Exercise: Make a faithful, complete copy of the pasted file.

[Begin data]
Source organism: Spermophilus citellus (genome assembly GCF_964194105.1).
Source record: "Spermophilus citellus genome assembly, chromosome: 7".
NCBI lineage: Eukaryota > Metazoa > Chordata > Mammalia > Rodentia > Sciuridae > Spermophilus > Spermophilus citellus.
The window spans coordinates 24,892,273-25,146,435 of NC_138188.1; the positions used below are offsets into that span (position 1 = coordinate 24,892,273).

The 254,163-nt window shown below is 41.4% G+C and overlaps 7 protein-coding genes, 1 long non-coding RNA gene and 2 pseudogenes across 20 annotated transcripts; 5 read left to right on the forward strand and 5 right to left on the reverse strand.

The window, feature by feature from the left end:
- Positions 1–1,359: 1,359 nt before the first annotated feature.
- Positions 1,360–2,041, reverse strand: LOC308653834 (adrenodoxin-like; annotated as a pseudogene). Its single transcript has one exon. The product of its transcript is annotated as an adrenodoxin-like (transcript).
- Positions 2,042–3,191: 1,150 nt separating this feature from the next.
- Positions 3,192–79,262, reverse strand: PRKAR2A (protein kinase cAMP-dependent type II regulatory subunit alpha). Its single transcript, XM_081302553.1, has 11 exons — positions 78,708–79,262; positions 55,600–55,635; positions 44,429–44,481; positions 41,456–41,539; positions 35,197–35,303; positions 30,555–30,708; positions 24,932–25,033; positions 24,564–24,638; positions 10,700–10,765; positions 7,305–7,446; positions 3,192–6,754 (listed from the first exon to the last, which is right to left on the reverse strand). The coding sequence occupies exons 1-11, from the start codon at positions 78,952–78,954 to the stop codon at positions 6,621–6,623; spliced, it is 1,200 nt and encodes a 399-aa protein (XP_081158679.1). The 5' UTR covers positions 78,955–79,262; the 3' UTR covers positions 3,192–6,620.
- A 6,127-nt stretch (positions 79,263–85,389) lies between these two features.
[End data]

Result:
Source organism: Spermophilus citellus (genome assembly GCF_964194105.1).
Source record: "Spermophilus citellus genome assembly, chromosome: 7".
NCBI lineage: Eukaryota > Metazoa > Chordata > Mammalia > Rodentia > Sciuridae > Spermophilus > Spermophilus citellus.
The window spans coordinates 24,892,273-25,146,435 of NC_138188.1; the positions used below are offsets into that span (position 1 = coordinate 24,892,273).

The 254,163-nt window shown below is 41.4% G+C and overlaps 7 protein-coding genes, 1 long non-coding RNA gene and 2 pseudogenes across 20 annotated transcripts; 5 read left to right on the forward strand and 5 right to left on the reverse strand.

The window, feature by feature from the left end:
- Positions 1–1,359: 1,359 nt before the first annotated feature.
- Positions 1,360–2,041, reverse strand: LOC308653834 (adrenodoxin-like; annotated as a pseudogene). Its single transcript has one exon. The product of its transcript is annotated as an adrenodoxin-like (transcript).
- Positions 2,042–3,191: 1,150 nt separating this feature from the next.
- Positions 3,192–79,262, reverse strand: PRKAR2A (protein kinase cAMP-dependent type II regulatory subunit alpha). Its single transcript, XM_081302553.1, has 11 exons — positions 78,708–79,262; positions 55,600–55,635; positions 44,429–44,481; positions 41,456–41,539; positions 35,197–35,303; positions 30,555–30,708; positions 24,932–25,033; positions 24,564–24,638; positions 10,700–10,765; positions 7,305–7,446; positions 3,192–6,754 (listed from the first exon to the last, which is right to left on the reverse strand). The coding sequence occupies exons 1-11, from the start codon at positions 78,952–78,954 to the stop codon at positions 6,621–6,623; spliced, it is 1,200 nt and encodes a 399-aa protein (XP_081158679.1). The 5' UTR covers positions 78,955–79,262; the 3' UTR covers positions 3,192–6,620.
- A 6,127-nt stretch (positions 79,263–85,389) lies between these two features.